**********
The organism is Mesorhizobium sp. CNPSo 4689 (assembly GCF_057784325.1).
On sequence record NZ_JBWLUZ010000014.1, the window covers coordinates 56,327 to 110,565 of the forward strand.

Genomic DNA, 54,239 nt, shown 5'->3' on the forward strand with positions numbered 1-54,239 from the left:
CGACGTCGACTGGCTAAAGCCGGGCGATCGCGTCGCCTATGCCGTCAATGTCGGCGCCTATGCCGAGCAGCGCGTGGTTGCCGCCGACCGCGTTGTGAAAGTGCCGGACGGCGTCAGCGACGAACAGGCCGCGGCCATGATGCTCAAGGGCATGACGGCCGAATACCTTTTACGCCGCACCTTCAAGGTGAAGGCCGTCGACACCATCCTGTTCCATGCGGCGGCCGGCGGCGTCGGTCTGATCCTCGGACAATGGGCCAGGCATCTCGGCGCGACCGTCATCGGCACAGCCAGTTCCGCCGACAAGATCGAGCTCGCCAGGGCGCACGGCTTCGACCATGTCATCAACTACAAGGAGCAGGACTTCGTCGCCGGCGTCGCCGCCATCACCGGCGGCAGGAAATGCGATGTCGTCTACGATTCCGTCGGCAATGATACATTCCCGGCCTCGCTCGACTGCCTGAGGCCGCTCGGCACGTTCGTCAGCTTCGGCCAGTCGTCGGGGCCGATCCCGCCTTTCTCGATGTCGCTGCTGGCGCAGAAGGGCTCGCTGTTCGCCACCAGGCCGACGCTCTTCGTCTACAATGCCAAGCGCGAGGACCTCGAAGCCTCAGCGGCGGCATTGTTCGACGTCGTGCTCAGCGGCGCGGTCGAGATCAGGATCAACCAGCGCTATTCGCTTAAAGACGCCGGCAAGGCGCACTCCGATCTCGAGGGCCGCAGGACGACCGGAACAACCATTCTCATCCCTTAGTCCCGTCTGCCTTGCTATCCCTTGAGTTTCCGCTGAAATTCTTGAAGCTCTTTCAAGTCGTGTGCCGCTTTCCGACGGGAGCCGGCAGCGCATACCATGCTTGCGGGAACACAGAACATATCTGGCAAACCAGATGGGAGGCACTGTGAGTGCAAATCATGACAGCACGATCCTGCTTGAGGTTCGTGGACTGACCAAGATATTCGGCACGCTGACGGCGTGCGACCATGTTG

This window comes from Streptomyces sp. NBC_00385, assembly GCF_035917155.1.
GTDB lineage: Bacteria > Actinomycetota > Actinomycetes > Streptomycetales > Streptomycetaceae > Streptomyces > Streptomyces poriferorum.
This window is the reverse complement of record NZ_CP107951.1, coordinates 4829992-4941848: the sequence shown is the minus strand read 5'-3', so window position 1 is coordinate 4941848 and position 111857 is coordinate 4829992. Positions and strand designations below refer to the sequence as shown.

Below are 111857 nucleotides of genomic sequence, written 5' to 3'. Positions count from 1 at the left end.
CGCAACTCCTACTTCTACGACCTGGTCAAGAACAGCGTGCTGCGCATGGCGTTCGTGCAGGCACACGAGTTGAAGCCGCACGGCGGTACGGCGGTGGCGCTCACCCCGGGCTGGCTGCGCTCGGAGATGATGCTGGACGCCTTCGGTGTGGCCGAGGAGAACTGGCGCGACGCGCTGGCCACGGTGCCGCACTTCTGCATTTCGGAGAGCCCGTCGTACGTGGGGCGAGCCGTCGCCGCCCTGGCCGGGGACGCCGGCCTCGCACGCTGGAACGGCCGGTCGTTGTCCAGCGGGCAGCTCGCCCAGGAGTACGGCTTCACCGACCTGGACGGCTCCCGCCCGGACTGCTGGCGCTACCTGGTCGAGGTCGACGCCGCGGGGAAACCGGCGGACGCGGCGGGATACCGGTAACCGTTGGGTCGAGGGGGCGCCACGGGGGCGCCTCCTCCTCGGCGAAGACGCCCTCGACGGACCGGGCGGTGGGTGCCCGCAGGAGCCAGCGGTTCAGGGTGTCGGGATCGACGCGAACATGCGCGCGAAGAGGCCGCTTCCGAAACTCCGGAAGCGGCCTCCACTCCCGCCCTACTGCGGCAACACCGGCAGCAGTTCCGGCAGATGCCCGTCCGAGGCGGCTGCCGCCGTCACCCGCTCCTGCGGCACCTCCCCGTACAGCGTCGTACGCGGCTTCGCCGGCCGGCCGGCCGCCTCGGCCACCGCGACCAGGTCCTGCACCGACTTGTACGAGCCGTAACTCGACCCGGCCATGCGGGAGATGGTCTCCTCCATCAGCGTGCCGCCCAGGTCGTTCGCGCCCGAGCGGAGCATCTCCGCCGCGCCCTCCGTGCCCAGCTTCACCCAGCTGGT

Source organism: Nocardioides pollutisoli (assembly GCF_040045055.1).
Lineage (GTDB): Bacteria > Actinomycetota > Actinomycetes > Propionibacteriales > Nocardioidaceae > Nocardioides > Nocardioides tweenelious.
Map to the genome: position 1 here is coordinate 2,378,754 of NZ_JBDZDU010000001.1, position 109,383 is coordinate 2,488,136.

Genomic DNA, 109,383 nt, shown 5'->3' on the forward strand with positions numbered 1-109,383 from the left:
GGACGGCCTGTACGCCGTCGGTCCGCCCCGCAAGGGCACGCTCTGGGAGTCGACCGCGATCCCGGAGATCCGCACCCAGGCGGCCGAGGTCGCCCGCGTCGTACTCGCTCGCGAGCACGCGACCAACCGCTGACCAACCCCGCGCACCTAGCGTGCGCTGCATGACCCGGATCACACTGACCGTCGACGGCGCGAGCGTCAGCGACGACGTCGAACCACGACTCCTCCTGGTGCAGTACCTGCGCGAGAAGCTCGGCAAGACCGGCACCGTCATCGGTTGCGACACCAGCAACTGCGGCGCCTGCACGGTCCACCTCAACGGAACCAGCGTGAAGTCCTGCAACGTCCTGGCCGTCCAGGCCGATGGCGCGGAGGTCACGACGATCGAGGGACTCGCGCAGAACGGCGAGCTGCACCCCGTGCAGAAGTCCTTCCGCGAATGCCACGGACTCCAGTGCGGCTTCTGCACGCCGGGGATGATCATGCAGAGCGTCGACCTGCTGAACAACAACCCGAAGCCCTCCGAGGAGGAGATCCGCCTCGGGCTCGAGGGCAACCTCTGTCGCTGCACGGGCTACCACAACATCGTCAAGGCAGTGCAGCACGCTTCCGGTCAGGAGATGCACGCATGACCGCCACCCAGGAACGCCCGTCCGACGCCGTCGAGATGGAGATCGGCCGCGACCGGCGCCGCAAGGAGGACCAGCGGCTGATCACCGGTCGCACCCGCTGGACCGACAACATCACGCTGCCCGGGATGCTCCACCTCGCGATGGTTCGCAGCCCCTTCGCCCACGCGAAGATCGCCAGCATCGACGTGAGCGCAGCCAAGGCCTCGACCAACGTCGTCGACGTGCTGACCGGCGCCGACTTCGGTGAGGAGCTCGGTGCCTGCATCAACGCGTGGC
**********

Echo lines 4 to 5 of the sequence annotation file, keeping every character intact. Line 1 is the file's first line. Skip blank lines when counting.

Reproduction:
CGACGTCGACTGGCTAAAGCCGGGCGATCGCGTCGCCTATGCCGTCAATGTCGGCGCCTATGCCGAGCAGCGCGTGGTTGCCGCCGACCGCGTTGTGAAAGTGCCGGACGGCGTCAGCGACGAACAGGCCGCGGCCATGATGCTCAAGGGCATGACGGCCGAATACCTTTTACGCCGCACCTTCAAGGTGAAGGCCGTCGACACCATCCTGTTCCATGCGGCGGCCGGCGGCGTCGGTCTGATCCTCGGACAATGGGCCAGGCATCTCGGCGCGACCGTCATCGGCACAGCCAGTTCCGCCGACAAGATCGAGCTCGCCAGGGCGCACGGCTTCGACCATGTCATCAACTACAAGGAGCAGGACTTCGTCGCCGGCGTCGCCGCCATCACCGGCGGCAGGAAATGCGATGTCGTCTACGATTCCGTCGGCAATGATACATTCCCGGCCTCGCTCGACTGCCTGAGGCCGCTCGGCACGTTCGTCAGCTTCGGCCAGTCGTCGGGGCCGATCCCGCCTTTCTCGATGTCGCTGCTGGCGCAGAAGGGCTCGCTGTTCGCCACCAGGCCGACGCTCTTCGTCTACAATGCCAAGCGCGAGGACCTCGAAGCCTCAGCGGCGGCATTGTTCGACGTCGTGCTCAGCGGCGCGGTCGAGATCAGGATCAACCAGCGCTATTCGCTTAAAGACGCCGGCAAGGCGCACTCCGATCTCGAGGGCCGCAGGACGACCGGAACAACCATTCTCATCCCTTAGTCCCGTCTGCCTTGCTATCCCTTGAGTTTCCGCTGAAATTCTTGAAGCTCTTTCAAGTCGTGTGCCGCTTTCCGACGGGAGCCGGCAGCGCATACCATGCTTGCGGGAACACAGAACATATCTGGCAAACCAGATGGGAGGCACTGTGAGTGCAAATCATGACAGCACGATCCTGCTTGAGGTTCGTGGACTGACCAAGATATTCGGCACGCTGACGGCGTGCGACCATGTTG

This window comes from Streptomyces sp. NBC_00385, assembly GCF_035917155.1.